- Keep Going — Austin Kleon (good, but personally I found Steal Like an Artist and Show Your Work less diffuse and more resonant).
- False Colours — Georgette Heyer (so utterly gentle, and my favourite combination of high-stakes-for-characters/low-stakes-for-readers — see also Arabella and those productions of Twelfth Night where Orsino works out Viola’s deal pretty early on). The hero’s mother, Lady Amabel, irritates some of my friends but I love her, which might be partly attributable to Phyllida Nash’s beautiful narration: False Colours on Audible).
- Hilda and the Troll — Luke Pearson (so charming — I already loved the series, and the clean distinct style, which is coming into focus here)
- Hilda and the Midnight Giant — Luke Pearson (see above, and they started me thinking more about visuals and stylisation — and trolls and giants and, of course, trollish giants)
- The Creeps — Fran Krause (perfect bite-size frights, alarms, and nervous laughs: excellent sequel to the equally excellent Deep Dark Fears, and together with Lynda Barry’s Syllabus refined the Pearson thoughts into smaller, four-panel formats — see also the Deep Dark Fears tumblr)
- British Prints from the Machine Age — Stephanie Lussier (I’m trying to actually sit down and read through art books occasionally)
- His Countess for a Week — Sarah Mallory
- Certain Manuscripts for Secret Illustration Purposes
I did some little comic responses to various books and films, but they got out of hand and cross-pollinated. These are a few individual panels. They’re all a bit Luke Pearson/Fran Krause inflected, with some distant False Colours DNA (top left), a dash of Emma (top right), some Machine Age (bottom left), and some sort of Birds of Prey/Sarah Mallory mash-up (bottom right).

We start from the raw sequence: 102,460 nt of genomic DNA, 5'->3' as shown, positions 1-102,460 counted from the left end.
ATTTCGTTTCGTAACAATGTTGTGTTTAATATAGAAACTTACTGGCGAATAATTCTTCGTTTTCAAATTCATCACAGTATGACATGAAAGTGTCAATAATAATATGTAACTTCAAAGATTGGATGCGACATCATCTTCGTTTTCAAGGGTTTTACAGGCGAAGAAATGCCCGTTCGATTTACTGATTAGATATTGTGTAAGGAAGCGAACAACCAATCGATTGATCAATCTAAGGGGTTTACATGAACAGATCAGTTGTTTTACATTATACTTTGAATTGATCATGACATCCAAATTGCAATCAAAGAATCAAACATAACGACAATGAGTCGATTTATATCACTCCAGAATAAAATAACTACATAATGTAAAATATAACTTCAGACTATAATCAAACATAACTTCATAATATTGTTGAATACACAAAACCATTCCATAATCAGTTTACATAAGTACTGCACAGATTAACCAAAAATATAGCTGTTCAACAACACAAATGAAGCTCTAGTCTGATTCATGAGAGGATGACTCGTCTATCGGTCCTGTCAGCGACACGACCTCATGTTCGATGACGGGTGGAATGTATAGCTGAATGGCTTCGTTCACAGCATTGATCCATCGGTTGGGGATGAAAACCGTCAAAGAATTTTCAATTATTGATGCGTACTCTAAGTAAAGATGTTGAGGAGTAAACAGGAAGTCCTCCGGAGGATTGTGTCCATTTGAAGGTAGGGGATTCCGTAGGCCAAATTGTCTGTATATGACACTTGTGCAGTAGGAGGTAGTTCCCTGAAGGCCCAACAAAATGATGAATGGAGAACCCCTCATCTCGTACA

- Birds of Prey (fun and bright, and just a slightly different eye on things)
- Emma. (fun and bright, but not quite enough of a different eye on things for what I wanted from it; great music, excellent supporting Nighy; also there’s an image that is shown in the first lecture of a subject I tutor, and I burst out laughing when I saw it (partially!) repeated in the film — Luxury or The Comforts of a Rumpford, a deliberate reference, h/t Peter for the link).
- David Suchet, Poirot and More: A Retrospective (fascinating explanations, particularly of character notes, finding the right voice, the speed at which Freud would have walked, and rituals of exit)
- The New Pornographers, at The Triffid (I know, Mother, I know!) (a lovely show, and they feel a lot more rock when heard live; also, for reasons, I was playing a listening game and am now convinced that while it would be tricky, it would be possible to make a rock opera of Emma).
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